- 1950s (Creation)
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"Beam Cottage was the site of the medieval chapel of St. Andrew 'of Beme', so called by 1317; an early 12th-century shaft base was found built into the cottage, and burials around it produced radiocarbon dates from the 11th century to the 13th. The 'beam' itself (O.E. béam, 'tree', 'post', or 'pillar') may have been an upstanding ritual landmark, possibly a cross; the name Bampton (tun by the béam) suggests that it was an early and important focus, from which the later, probably mid Anglo-Saxon royal and ecclesiastical centre further west was named. An early alignment of holy sites running from west to east included, besides the church and the Beam chapel, the Lady well in the north-west corner of the castle moat, a medieval (and possibly late 11th-century) chapel in the Deanery west of the church, and a 15th century chantry chapel on Catte (later called Queen) Street. Though not all those sites were necessarily pre-Conquest, the basic arrangement was probably a relic of the Anglo-Saxon minster, and may help to explain the complexity of the town subsequently superimposed on it. Buckland road remained largely unsettled until the 19th century, and until inclosure (1821 for Bampton) the only outlying houses were the former chapel at the Beam, from the 17th century a copyhold cottage, and the farmsteads and cottages along Weald Lane, some of them of 17th-century origin."
from the British History on Line.
Dor Thomson bought Beam Cottage in 1951/52 for £3,000.
"It was originally built as two labourer cottages and made of wattle & daub. The well was still used for storing milk and butter in during the 1950s but was stagnant water. We found clay pipes in the stonework around the fireplace which originally had little shelves inside for squatting on.
"I remember The Beam being surrounded by a ditch which was stagnant lying mud lined with elm trees. I fell in it with about a foot of water in it. By the time the the adults came to get me out it was up to my chest. I was about 5 I think.
" Dor had already lost her family home of Shipton Court in The Wall Street Crash and was homeless after the war working as a gardener in a large house in Sapperton which, ironically, is just 3 miles from where I live now. The corrupt deal to the builders from the farmer broke her."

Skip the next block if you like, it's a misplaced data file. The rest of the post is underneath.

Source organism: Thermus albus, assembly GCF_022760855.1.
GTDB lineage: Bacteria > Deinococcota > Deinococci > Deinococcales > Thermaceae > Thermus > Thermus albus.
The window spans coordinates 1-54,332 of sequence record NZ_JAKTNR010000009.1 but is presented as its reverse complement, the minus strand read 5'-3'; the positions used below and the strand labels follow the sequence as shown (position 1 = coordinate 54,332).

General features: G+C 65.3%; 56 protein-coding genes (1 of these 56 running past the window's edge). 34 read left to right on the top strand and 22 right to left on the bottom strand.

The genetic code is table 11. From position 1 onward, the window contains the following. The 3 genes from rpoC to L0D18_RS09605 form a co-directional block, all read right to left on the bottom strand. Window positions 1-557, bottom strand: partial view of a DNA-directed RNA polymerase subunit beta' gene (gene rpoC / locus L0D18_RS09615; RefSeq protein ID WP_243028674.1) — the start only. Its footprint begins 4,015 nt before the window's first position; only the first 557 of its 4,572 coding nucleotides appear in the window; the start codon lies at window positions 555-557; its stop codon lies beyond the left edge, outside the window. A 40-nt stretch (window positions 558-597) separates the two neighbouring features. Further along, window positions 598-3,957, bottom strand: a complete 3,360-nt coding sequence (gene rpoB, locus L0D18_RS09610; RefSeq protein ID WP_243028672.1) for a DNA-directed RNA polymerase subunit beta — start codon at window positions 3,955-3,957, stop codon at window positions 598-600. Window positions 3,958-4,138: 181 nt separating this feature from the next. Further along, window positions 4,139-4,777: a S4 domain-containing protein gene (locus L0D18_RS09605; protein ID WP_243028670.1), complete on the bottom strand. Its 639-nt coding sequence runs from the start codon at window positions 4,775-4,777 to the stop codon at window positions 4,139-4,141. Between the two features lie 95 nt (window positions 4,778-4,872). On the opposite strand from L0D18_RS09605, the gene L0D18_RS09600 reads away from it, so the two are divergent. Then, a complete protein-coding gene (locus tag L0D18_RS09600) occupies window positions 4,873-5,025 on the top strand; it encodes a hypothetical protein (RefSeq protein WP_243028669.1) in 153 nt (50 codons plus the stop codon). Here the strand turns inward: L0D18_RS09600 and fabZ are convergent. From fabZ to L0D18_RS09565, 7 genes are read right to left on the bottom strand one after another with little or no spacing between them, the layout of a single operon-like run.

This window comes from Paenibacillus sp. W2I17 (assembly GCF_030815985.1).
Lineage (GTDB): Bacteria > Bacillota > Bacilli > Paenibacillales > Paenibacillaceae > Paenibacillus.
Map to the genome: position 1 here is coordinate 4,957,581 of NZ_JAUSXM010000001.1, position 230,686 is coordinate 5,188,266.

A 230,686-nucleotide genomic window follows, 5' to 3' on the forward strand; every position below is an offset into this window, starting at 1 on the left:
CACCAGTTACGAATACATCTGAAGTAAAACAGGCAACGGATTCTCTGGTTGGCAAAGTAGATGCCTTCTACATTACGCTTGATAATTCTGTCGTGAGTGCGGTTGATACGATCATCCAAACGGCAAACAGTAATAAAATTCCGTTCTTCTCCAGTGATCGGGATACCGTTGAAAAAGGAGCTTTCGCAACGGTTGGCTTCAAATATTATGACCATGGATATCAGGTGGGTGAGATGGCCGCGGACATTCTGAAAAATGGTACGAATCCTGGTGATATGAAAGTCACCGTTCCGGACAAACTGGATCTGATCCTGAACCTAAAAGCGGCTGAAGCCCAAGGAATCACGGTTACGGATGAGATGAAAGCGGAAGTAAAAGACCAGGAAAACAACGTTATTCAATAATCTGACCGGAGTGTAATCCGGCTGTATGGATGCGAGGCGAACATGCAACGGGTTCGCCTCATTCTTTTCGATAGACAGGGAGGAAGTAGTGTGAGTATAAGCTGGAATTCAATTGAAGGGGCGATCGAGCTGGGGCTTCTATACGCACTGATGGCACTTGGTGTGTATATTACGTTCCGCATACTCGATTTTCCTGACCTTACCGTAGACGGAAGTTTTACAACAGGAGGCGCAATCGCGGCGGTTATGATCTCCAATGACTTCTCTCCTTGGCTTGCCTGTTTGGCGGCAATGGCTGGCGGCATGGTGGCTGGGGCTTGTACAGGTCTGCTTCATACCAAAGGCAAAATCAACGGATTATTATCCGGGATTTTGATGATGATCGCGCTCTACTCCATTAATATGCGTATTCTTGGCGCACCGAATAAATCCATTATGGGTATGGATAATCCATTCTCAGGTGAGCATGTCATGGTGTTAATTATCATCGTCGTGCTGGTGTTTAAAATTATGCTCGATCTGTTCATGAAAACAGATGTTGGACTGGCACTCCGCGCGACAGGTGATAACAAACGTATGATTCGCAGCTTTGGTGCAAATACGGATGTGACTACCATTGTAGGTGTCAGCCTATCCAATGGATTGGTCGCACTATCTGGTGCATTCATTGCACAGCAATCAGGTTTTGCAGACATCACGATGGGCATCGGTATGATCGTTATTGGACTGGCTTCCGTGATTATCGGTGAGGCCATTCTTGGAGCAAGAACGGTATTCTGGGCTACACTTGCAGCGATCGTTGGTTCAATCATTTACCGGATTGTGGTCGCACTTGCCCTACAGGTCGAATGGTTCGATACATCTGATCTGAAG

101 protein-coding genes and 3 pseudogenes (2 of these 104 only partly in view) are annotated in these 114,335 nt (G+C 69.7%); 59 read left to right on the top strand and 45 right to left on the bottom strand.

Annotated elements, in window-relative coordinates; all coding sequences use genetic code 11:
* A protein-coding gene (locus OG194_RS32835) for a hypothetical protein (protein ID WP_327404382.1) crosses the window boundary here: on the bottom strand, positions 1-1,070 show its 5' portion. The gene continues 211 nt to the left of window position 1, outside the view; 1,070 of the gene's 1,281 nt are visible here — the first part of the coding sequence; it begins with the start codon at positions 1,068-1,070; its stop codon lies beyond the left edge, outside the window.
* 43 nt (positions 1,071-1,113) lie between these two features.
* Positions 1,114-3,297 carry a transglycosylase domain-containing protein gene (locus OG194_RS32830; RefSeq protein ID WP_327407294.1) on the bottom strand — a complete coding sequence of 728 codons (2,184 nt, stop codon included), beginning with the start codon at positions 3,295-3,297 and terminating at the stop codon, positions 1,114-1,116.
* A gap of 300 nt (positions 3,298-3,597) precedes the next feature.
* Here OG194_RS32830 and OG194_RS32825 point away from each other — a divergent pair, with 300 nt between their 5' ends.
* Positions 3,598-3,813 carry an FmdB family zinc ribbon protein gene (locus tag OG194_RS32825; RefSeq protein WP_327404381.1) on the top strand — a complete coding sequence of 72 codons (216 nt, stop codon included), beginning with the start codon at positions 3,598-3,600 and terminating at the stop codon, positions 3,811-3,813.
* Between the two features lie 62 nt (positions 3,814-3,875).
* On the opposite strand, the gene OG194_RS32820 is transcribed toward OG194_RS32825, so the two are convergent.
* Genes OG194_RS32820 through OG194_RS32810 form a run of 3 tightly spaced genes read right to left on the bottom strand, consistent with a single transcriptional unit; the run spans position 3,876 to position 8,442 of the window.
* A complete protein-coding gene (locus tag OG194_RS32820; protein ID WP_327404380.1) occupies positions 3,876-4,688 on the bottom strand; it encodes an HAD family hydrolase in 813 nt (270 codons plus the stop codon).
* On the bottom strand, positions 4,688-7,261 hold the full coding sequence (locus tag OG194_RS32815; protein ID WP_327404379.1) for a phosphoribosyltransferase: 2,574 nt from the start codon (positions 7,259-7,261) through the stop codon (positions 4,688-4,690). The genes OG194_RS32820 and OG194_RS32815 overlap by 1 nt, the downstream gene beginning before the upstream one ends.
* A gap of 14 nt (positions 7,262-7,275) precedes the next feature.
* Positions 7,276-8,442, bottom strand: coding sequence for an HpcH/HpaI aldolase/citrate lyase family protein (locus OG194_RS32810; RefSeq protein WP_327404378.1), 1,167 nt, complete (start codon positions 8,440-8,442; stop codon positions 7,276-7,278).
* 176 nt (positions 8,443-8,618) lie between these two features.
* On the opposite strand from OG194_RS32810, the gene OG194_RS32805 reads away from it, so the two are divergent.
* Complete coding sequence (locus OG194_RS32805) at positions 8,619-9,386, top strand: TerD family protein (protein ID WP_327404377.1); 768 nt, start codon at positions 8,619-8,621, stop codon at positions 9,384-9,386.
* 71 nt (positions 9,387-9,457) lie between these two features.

quote from Julie Rogers, the fostered daughter of Dor Thomson and Kate Wylie.
Janet Westman said to Julie
"I remember when we used to come and play with you and Miss Wylie gave us paper to draw on. This picture (Janet's family of 4) was taken in 1954 in with all the daffodils that Miss Thomson grew. I remember there was a well in the garden, the garden was always so pretty with lavender down the sides of the paths. Lovely lawns and flowers and fruit trees. There was always an abundance of plums and my Granny would be given some to make jam with. Granny used to clean for them, and I think my Auntie Ethel (Sheppard) did too. I think they may have babysat for you as well. My Dad always looked after their cars for them."
Julie's reply to Janet was
"I remember Ethel cleaning. I used to have to clean my room before she came lol. I was pretty scared in the early days and had to feed the chickens which would peck. Made me nervous. One day I found Kate pulling all the feathers from one of the hens and then we ate it. I was mortified. A little while later Ethel didn't come for a week and during that time we had Shepherd's Pie. I refused to it. Never had shepherd's pie before. I was convinced Kate had cooked Ethel."